Posted on 29 August 2012 by Keith Lacey
The fact businesses in the Town of Osoyoos are at a competitive disadvantage due to the lack of high-speed Internet services being offered in this community has become a worrisome problem, says Mayor Stu Wells.
“This is an absolutely huge issue in my opinion,” said Wells, who answered questions following a presentation to members of Town of Osoyoos council early last week by Andrew Allin, who owns One Information Technology, which provides Internet services to the town on a contract basis.
“The reality is we’re getting Third World Internet service in this town. It’s not good enough to run most home businesses with this kind of service and it’s a cause for real concern.”
During his recent presentation, Allin said broadband Internet service throughout the Osoyoos and the Oliver area is one of the poorest in the entire province.
“It’s just not up to standards,” said Allin. “Anything south of Okanagan Falls is just very poor. I feel companies will have a competitive advantage over businesses in Osoyoos because the high-speed broadband Internet service you’re getting here simply isn’t good enough.”
After doing a detailed analysis of the Internet services being used at town hall and talking to staff, Allin said he was shocked at how slow the service is compared to municipalities in other areas of the province.
In Penticton, information moves along the technological highway at five megabytes per second, compared to one quarter of one megabyte here in Osoyoos, said Allin.
Small businesses in today’s economy need the capability to share detailed information at rapid speed, said Allin.
Being able to download and upload detailed engineering documents and plans can only be done quickly and efficiently with access to high-speed Internet service – something which has become a serious problem in this community, he said.
Allin presented numerous options to members of council, including accessing fibre optic cables or working with current providers and asking them to improve current infrastructure to provide more broadband capability.
“We need to do something,” he said. “If you’re attempting to attract home offices or getting more people to work from home, we can’t really do it now.”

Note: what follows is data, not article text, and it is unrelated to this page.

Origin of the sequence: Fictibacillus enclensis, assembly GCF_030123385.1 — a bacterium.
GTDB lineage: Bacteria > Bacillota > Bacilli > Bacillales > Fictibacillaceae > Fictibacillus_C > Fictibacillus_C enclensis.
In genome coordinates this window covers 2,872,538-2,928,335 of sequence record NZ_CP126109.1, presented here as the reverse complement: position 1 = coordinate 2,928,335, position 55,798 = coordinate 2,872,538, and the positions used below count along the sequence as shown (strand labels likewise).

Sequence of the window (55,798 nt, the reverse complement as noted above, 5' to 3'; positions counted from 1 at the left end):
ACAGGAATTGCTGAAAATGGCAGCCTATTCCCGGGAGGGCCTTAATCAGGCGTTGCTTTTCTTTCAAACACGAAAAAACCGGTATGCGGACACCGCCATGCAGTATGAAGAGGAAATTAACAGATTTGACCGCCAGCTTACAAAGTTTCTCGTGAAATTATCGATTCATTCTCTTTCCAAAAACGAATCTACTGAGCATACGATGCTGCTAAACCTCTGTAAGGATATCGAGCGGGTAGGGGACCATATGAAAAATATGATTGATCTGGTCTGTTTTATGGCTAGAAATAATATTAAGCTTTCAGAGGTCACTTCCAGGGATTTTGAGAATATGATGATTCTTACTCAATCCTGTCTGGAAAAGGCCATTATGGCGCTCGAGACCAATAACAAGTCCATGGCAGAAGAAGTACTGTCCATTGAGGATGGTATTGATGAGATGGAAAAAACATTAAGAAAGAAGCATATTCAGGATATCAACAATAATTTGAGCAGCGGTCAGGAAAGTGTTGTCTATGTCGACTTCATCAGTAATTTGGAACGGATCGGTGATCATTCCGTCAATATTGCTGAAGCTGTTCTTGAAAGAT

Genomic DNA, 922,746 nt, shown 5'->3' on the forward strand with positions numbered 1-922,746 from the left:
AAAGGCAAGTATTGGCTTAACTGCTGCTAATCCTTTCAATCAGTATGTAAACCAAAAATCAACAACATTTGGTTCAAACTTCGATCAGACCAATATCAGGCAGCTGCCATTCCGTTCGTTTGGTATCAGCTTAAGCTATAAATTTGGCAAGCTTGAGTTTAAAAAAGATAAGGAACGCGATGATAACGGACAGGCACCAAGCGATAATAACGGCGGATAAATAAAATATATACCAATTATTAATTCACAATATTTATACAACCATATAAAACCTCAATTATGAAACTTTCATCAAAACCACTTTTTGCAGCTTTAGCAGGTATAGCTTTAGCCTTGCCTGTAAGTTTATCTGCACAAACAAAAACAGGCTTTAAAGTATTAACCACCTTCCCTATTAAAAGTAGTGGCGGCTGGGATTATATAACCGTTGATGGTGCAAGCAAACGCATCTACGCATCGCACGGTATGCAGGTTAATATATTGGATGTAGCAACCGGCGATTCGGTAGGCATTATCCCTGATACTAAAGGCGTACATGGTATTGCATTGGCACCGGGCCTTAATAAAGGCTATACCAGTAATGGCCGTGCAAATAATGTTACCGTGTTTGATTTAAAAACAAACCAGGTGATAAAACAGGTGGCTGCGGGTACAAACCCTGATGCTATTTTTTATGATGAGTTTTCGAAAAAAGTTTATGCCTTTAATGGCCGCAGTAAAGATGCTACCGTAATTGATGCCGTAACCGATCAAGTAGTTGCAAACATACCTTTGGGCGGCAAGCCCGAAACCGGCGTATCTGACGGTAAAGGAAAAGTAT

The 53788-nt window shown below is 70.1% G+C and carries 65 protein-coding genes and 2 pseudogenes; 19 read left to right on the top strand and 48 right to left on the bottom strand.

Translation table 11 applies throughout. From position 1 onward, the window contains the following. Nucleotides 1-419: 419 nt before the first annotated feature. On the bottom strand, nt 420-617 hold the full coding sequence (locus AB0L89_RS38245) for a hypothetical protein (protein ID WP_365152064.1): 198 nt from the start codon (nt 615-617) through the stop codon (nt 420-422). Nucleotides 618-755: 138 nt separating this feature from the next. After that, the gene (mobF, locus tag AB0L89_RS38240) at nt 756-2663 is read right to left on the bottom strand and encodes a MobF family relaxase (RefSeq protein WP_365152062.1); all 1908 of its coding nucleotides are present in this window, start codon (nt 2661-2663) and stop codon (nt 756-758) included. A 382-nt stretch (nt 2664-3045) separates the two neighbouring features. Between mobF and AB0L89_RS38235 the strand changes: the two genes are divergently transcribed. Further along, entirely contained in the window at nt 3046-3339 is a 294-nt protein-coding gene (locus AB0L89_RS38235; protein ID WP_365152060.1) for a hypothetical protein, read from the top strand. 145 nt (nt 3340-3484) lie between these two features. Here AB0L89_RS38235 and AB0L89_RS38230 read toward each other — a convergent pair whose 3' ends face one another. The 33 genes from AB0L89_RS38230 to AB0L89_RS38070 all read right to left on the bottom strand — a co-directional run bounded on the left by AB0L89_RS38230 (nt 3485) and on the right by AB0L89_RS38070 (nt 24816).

Following Allin’s presentation, Wells said he found it “shocking” Internet services being provided in Osoyoos were so far lagging behind other communities and insisted something needs to be done.
“We need a big upgrade here,” he said. “It may have serious budget implications, but we need to do something. I really hope we can move forward on this soon because we need a solution.”
As a new board member with the Southern Interior Development Initiative Trust (SIDIT), a new economic development agency started by the provincial government, Wells said there may be funding available to municipal governments looking to upgrade technological infrastructure.
“A couple of small towns in the Kootenays each received $50,000 to upgrade their service … so we might be able to look there as a starting point,” said Wells.
Allin’s presentation drove home to him and council that the largest providers of Internet service has ignored this part of the province for too long, said Wells.
“We’re looking at attracting businesses to this community and any business owner is going to check out things like high-speed service and the quality of the Internet and it upsets me we might lose a business opportunity because of the lack of service we have in this town,” said Wells.
“This is an issue we’re going to have to take a serious look at very soon. It could have some serious budget implications, but we can’t ignore what’s going on here.”